Minutes later, they administered a drug and everything went black.
When I came around, I assumed I'd been out for a few hours.
But the doctor had some alarming news.
"You've been in a coma for 20 days," he calmly explained.
"W-what?" I stammered.
In my confusion, I thought that I'd been kidnapped.
"Why am I in China?" I muttered.
Nothing made sense.
Then I recalled something terrible.
"I've lost the baby, he's dead," I sobbed.
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Suddenly, Mum rushed to my side.
"No, he's fine, love," she assured me.
I realised Freddie and my brother were in my hospital room, too.
I struggled to believe her.
Then my brother fished out his phone and showed me a photo.
"You gave birth while you were in a coma," Mum said. "He's at home. He's okay."
"Here's your son," he said.
"You're lying," I snapped.
I whacked the phone out of his hand and slapped him.
"The baby's dead!" I raged, convinced he was playing a cruel trick on me.
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"He's not, darling," Mum soothed.
She explained my little boy had been born on Boxing Day.
Doctors discovered I'd had pneumonia so had kept me in a coma.
The infection had caused the fluid in my lungs to harden so they'd called in new drugs from Canada.
"They told us if the drugs didn't work there was nothing else they could do for you," Mum muttered tearily.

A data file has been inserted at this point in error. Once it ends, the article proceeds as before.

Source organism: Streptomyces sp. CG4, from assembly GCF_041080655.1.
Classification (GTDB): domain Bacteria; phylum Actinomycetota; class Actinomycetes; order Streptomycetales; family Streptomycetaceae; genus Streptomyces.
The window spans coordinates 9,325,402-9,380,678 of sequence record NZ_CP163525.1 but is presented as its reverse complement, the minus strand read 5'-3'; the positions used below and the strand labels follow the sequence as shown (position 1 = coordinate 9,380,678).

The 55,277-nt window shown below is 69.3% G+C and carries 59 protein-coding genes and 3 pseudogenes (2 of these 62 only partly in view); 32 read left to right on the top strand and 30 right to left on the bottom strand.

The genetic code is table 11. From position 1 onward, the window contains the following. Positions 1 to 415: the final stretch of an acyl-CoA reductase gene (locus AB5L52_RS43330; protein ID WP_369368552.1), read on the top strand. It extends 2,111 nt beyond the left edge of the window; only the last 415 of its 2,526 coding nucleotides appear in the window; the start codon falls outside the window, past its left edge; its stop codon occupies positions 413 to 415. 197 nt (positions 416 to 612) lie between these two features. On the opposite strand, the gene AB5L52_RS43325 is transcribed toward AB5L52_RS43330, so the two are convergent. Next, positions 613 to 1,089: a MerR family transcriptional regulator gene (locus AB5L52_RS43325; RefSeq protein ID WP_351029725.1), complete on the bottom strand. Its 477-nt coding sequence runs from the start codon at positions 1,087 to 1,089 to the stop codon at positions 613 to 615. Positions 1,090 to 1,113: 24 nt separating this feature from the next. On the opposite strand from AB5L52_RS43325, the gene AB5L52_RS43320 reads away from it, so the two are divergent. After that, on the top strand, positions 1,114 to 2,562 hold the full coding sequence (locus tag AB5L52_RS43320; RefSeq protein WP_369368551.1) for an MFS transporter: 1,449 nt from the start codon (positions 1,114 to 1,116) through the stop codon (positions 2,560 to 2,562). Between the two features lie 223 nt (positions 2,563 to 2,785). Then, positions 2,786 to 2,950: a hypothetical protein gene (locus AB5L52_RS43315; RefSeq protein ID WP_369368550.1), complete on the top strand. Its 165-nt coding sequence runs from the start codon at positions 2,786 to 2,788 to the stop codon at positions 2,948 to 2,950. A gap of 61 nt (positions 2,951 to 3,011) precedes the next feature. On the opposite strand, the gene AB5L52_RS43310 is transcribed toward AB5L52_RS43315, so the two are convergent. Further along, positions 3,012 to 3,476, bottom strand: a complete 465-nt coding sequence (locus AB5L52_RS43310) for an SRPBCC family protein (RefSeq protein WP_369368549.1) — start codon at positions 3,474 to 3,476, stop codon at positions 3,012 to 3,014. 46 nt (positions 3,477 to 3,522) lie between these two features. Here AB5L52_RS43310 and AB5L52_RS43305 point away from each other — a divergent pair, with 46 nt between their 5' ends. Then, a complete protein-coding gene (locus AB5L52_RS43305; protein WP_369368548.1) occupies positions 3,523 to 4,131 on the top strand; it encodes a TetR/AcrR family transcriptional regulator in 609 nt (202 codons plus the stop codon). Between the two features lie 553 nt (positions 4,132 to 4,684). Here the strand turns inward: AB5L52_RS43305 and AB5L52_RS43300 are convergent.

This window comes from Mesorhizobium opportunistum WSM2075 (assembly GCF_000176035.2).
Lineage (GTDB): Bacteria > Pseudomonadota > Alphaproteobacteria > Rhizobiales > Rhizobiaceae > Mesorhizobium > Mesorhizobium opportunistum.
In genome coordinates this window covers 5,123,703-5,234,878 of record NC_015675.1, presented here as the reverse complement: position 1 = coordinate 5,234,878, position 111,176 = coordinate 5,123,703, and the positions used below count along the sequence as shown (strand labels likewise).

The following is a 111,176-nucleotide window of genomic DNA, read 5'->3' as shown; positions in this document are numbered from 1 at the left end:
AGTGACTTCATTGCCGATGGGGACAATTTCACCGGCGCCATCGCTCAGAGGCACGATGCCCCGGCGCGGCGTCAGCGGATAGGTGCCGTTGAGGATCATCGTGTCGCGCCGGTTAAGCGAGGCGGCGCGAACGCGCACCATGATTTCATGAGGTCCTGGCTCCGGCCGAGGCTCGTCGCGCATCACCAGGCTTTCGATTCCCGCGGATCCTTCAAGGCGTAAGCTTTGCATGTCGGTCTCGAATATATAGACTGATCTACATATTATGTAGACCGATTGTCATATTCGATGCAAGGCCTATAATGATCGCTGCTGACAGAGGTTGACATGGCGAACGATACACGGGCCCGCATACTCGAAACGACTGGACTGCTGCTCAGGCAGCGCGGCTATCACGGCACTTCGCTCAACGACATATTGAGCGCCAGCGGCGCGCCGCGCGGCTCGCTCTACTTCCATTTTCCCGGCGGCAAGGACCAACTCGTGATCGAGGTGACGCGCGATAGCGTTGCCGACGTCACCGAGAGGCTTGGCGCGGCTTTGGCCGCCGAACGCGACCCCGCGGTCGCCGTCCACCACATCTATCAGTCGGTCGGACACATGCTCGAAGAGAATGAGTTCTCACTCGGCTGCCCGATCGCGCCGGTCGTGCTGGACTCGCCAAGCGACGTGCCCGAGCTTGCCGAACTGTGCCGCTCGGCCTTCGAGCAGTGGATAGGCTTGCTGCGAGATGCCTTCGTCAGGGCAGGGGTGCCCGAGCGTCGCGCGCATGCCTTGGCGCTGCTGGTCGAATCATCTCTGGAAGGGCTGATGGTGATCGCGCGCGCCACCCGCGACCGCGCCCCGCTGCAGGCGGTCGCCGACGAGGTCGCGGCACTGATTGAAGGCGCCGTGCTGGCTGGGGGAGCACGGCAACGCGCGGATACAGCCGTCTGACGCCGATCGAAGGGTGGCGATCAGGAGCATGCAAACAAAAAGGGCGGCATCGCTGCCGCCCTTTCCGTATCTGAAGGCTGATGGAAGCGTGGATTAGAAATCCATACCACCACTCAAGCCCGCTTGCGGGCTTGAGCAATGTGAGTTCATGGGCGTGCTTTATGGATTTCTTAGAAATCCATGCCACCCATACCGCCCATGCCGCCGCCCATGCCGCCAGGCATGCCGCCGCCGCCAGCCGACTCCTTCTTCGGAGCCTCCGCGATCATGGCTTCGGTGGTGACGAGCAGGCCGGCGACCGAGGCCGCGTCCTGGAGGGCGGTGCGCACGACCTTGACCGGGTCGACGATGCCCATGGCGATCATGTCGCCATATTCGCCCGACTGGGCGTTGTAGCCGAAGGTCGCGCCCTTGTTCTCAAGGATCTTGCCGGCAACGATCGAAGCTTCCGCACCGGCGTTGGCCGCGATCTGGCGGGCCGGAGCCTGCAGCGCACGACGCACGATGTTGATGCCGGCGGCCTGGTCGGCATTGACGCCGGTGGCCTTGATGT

She said she'd put Lucas's onesies in my hand so I could smell him.
"Who's Lucas?" I asked in a daze.
"Your son," she answered. "You and Freddie had already chosen that name."
Thankfully Freddie had made a swift recovery from his epileptic fit.
Suddenly, I remembered my little girl.
"Is Mia worried about me?" I asked.
"I told Mia that sometimes when mummies have babies they need a long sleep afterwards because it's so tiring," Mum said.
It took a few days to register that I'd missed my son's birth.
He'd been in the world for 20 entire days and I had yet to meet him.
A nurse said I needed to get a bit better before that happened.
"What colour are his eyes, or his hair?" I asked Freddie.
I just couldn't accept he was real.
Five days after I came around, Freddie brought Mia and my baby boy to in to see me.
"He looks so… old," I said.
I was expecting a newborn, but Lucas was almost a month old by then.
It felt like I had someone else's baby.
They lay him on my lap, but I was so weak I couldn't hold him.
Eventually, after a week, I was able to go home to recover.
I had to relearn to walk and speak without slurring.
I didn't have the strength to hold Lucas until he was three months old.
I couldn't bath him until he was five months old.
It made it so much harder to bond with him.
But in time, things got better.
Now, Lucas is a cheeky little toddler who's into everything.
I still can't believe there was a time he didn't feel like my flesh and blood.
Now I can't imagine my life without him.
He truly was my little Christmas miracle.